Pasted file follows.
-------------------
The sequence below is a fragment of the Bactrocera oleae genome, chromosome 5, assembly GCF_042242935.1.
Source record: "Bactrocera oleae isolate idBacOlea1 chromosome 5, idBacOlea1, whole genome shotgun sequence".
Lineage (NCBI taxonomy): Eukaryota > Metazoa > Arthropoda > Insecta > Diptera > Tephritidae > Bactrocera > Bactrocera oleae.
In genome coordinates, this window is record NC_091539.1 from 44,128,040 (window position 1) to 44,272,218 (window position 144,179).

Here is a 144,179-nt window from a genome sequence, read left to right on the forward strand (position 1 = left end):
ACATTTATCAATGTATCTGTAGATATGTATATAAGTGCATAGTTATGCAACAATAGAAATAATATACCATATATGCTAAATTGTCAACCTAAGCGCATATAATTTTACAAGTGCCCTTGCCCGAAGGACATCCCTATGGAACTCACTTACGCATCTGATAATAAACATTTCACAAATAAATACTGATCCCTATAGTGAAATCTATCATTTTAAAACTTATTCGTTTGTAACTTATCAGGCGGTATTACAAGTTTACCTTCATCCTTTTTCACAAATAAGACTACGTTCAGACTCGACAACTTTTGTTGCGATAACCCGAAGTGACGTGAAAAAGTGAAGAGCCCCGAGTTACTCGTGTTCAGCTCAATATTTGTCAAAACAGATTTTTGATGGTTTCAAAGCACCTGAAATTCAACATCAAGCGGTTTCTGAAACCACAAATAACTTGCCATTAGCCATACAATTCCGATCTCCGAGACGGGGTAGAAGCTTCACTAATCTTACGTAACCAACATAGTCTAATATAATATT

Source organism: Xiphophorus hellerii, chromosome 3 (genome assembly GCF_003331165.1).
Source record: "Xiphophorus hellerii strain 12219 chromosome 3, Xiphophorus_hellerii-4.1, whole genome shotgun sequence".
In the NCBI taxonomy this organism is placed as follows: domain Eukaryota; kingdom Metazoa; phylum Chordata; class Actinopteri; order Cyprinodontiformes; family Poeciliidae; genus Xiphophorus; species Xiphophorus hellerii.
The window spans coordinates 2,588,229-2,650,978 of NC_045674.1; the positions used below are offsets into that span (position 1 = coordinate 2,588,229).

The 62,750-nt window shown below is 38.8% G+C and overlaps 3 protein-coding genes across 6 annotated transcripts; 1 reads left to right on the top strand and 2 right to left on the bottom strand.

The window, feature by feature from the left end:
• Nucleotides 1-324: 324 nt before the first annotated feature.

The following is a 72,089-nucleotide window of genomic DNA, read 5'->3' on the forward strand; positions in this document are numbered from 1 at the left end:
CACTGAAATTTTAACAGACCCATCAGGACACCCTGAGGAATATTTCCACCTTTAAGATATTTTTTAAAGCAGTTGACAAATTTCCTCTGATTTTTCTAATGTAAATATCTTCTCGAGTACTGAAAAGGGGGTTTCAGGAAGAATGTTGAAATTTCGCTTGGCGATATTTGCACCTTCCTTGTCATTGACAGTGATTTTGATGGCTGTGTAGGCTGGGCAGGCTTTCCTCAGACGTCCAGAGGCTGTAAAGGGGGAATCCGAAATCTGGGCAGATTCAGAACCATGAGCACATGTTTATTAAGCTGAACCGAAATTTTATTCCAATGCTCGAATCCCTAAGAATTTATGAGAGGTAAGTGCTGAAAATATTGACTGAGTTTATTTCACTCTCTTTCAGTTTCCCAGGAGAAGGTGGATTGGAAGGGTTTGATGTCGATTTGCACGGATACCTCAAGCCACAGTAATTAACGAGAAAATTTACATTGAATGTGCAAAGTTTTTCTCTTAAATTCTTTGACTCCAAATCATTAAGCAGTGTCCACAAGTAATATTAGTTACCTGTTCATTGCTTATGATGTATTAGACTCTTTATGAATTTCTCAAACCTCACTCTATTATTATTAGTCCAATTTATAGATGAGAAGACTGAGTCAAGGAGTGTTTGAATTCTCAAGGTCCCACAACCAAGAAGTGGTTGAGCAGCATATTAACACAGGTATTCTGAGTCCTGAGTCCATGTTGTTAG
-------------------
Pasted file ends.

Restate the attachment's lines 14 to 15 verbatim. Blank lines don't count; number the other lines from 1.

The following is a 72,089-nucleotide window of genomic DNA, read 5'->3' on the forward strand; positions in this document are numbered from 1 at the left end:
CACTGAAATTTTAACAGACCCATCAGGACACCCTGAGGAATATTTCCACCTTTAAGATATTTTTTAAAGCAGTTGACAAATTTCCTCTGATTTTTCTAATGTAAATATCTTCTCGAGTACTGAAAAGGGGGTTTCAGGAAGAATGTTGAAATTTCGCTTGGCGATATTTGCACCTTCCTTGTCATTGACAGTGATTTTGATGGCTGTGTAGGCTGGGCAGGCTTTCCTCAGACGTCCAGAGGCTGTAAAGGGGGAATCCGAAATCTGGGCAGATTCAGAACCATGAGCACATGTTTATTAAGCTGAACCGAAATTTTATTCCAATGCTCGAATCCCTAAGAATTTATGAGAGGTAAGTGCTGAAAATATTGACTGAGTTTATTTCACTCTCTTTCAGTTTCCCAGGAGAAGGTGGATTGGAAGGGTTTGATGTCGATTTGCACGGATACCTCAAGCCACAGTAATTAACGAGAAAATTTACATTGAATGTGCAAAGTTTTTCTCTTAAATTCTTTGACTCCAAATCATTAAGCAGTGTCCACAAGTAATATTAGTTACCTGTTCATTGCTTATGATGTATTAGACTCTTTATGAATTTCTCAAACCTCACTCTATTATTATTAGTCCAATTTATAGATGAGAAGACTGAGTCAAGGAGTGTTTGAATTCTCAAGGTCCCACAACCAAGAAGTGGTTGAGCAGCATATTAACACAGGTATTCTGAGTCCTGAGTCCATGTTGTTAG